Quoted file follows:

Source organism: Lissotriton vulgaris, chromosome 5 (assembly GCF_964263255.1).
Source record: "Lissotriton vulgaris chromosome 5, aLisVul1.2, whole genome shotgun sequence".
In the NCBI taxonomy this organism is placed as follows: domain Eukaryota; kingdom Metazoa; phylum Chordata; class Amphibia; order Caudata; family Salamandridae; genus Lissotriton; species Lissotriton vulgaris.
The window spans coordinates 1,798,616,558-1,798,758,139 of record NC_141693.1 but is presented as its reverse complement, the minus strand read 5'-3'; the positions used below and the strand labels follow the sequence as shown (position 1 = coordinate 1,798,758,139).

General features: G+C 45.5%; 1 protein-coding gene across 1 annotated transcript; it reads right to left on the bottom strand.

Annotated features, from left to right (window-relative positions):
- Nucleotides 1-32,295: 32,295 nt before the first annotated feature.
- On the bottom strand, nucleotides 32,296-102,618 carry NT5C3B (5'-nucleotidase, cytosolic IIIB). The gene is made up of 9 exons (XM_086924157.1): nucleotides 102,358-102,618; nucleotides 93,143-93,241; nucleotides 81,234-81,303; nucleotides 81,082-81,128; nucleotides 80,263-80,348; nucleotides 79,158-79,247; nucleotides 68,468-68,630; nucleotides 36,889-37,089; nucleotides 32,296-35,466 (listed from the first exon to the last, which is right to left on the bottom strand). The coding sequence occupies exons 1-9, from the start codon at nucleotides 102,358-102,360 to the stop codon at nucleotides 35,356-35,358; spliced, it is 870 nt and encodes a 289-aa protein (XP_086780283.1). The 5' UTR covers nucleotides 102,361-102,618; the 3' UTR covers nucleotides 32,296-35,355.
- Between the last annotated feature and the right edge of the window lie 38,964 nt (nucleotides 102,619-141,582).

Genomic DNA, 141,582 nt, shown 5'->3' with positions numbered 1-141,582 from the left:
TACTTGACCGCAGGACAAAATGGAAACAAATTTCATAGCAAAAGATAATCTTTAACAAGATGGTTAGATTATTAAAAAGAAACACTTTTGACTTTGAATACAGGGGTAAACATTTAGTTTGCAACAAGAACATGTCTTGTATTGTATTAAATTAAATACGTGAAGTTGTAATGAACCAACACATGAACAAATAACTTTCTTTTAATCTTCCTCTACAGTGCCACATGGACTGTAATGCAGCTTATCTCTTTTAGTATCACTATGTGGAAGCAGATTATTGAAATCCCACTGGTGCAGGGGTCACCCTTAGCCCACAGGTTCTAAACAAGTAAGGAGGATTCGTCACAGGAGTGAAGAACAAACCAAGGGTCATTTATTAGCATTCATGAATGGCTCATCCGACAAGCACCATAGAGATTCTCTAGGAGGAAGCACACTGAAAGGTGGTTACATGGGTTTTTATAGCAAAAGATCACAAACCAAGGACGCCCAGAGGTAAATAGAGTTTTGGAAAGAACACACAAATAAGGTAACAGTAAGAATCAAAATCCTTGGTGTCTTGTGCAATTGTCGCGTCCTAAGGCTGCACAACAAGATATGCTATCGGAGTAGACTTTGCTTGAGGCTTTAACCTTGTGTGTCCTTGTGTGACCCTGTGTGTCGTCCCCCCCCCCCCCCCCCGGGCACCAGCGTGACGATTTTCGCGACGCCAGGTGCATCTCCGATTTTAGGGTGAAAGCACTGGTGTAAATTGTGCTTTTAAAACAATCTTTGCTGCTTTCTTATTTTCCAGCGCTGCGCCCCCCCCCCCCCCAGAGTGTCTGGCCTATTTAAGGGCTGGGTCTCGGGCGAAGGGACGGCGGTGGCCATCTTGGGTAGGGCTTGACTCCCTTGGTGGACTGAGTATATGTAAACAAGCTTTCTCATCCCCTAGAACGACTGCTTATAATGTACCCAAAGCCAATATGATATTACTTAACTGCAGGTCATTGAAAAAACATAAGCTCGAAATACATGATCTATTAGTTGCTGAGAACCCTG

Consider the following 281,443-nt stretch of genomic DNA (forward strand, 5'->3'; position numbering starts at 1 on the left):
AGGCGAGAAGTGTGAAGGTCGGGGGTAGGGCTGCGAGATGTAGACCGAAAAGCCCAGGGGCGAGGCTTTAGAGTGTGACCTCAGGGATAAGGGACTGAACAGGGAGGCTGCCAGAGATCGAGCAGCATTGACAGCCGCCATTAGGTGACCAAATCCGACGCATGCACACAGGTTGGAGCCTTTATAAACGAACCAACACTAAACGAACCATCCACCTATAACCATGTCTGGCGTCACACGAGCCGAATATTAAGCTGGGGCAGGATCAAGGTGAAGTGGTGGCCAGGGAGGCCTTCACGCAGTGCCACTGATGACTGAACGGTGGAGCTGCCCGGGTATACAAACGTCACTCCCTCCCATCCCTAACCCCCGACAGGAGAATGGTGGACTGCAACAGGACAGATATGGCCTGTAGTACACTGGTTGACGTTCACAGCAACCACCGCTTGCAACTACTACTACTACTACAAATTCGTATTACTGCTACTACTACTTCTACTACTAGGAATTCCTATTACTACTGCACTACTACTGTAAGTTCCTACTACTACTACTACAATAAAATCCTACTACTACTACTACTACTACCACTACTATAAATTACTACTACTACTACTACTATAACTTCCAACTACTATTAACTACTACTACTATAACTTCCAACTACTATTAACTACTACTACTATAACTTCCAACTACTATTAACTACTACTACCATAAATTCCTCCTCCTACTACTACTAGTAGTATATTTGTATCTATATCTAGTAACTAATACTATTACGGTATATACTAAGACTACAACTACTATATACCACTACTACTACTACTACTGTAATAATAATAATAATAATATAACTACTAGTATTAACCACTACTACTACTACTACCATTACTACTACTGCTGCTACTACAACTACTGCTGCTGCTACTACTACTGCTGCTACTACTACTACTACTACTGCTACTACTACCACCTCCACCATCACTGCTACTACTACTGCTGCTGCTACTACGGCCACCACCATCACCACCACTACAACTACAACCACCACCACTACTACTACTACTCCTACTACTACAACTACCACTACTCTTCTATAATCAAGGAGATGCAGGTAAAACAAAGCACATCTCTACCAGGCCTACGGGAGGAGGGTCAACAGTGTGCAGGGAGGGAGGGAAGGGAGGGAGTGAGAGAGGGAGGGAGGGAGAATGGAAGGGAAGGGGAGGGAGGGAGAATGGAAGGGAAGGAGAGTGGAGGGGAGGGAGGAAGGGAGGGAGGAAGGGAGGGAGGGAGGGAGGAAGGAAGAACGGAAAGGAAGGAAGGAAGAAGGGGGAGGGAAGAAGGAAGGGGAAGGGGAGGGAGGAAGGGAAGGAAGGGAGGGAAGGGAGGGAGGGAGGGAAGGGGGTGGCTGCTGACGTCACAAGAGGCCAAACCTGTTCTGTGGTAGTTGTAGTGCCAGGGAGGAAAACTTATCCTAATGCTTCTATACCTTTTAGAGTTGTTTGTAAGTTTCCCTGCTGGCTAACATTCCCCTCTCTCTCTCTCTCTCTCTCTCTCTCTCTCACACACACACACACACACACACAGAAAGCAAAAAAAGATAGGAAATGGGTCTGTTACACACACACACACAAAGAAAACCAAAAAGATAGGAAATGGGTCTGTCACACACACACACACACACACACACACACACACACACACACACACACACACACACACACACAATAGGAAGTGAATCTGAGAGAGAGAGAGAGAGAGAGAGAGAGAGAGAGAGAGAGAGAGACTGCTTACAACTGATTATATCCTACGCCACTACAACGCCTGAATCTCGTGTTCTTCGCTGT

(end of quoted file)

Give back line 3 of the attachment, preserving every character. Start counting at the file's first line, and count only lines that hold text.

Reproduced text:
In the NCBI taxonomy this organism is placed as follows: domain Eukaryota; kingdom Metazoa; phylum Chordata; class Amphibia; order Caudata; family Salamandridae; genus Lissotriton; species Lissotriton vulgaris.